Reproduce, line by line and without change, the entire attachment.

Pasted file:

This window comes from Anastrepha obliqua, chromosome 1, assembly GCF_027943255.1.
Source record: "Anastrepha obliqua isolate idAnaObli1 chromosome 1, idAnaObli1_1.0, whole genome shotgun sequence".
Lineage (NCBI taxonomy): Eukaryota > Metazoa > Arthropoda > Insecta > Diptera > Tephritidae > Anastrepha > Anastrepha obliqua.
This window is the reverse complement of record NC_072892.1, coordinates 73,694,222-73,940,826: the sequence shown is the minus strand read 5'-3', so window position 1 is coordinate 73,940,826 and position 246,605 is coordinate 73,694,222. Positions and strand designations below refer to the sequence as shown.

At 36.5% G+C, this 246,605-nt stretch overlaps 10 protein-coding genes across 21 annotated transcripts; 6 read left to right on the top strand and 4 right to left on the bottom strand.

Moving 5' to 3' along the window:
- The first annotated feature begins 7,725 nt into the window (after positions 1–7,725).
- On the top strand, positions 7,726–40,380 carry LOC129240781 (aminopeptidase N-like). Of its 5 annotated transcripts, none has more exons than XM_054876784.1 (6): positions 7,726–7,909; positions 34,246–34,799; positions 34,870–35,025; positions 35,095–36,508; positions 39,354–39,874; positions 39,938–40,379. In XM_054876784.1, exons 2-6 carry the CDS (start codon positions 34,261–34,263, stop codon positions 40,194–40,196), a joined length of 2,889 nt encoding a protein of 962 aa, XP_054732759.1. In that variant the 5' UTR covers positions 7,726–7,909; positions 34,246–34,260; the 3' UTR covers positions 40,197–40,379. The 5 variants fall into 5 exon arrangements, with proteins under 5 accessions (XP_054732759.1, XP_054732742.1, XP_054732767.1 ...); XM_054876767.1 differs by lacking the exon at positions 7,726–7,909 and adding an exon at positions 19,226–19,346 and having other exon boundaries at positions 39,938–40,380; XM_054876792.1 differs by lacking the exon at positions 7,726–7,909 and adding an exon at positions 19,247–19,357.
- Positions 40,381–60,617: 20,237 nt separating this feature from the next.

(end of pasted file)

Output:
This window comes from Anastrepha obliqua, chromosome 1, assembly GCF_027943255.1.
Source record: "Anastrepha obliqua isolate idAnaObli1 chromosome 1, idAnaObli1_1.0, whole genome shotgun sequence".
Lineage (NCBI taxonomy): Eukaryota > Metazoa > Arthropoda > Insecta > Diptera > Tephritidae > Anastrepha > Anastrepha obliqua.
This window is the reverse complement of record NC_072892.1, coordinates 73,694,222-73,940,826: the sequence shown is the minus strand read 5'-3', so window position 1 is coordinate 73,940,826 and position 246,605 is coordinate 73,694,222. Positions and strand designations below refer to the sequence as shown.

At 36.5% G+C, this 246,605-nt stretch overlaps 10 protein-coding genes across 21 annotated transcripts; 6 read left to right on the top strand and 4 right to left on the bottom strand.

Moving 5' to 3' along the window:
- The first annotated feature begins 7,725 nt into the window (after positions 1–7,725).
- On the top strand, positions 7,726–40,380 carry LOC129240781 (aminopeptidase N-like). Of its 5 annotated transcripts, none has more exons than XM_054876784.1 (6): positions 7,726–7,909; positions 34,246–34,799; positions 34,870–35,025; positions 35,095–36,508; positions 39,354–39,874; positions 39,938–40,379. In XM_054876784.1, exons 2-6 carry the CDS (start codon positions 34,261–34,263, stop codon positions 40,194–40,196), a joined length of 2,889 nt encoding a protein of 962 aa, XP_054732759.1. In that variant the 5' UTR covers positions 7,726–7,909; positions 34,246–34,260; the 3' UTR covers positions 40,197–40,379. The 5 variants fall into 5 exon arrangements, with proteins under 5 accessions (XP_054732759.1, XP_054732742.1, XP_054732767.1 ...); XM_054876767.1 differs by lacking the exon at positions 7,726–7,909 and adding an exon at positions 19,226–19,346 and having other exon boundaries at positions 39,938–40,380; XM_054876792.1 differs by lacking the exon at positions 7,726–7,909 and adding an exon at positions 19,247–19,357.
- Positions 40,381–60,617: 20,237 nt separating this feature from the next.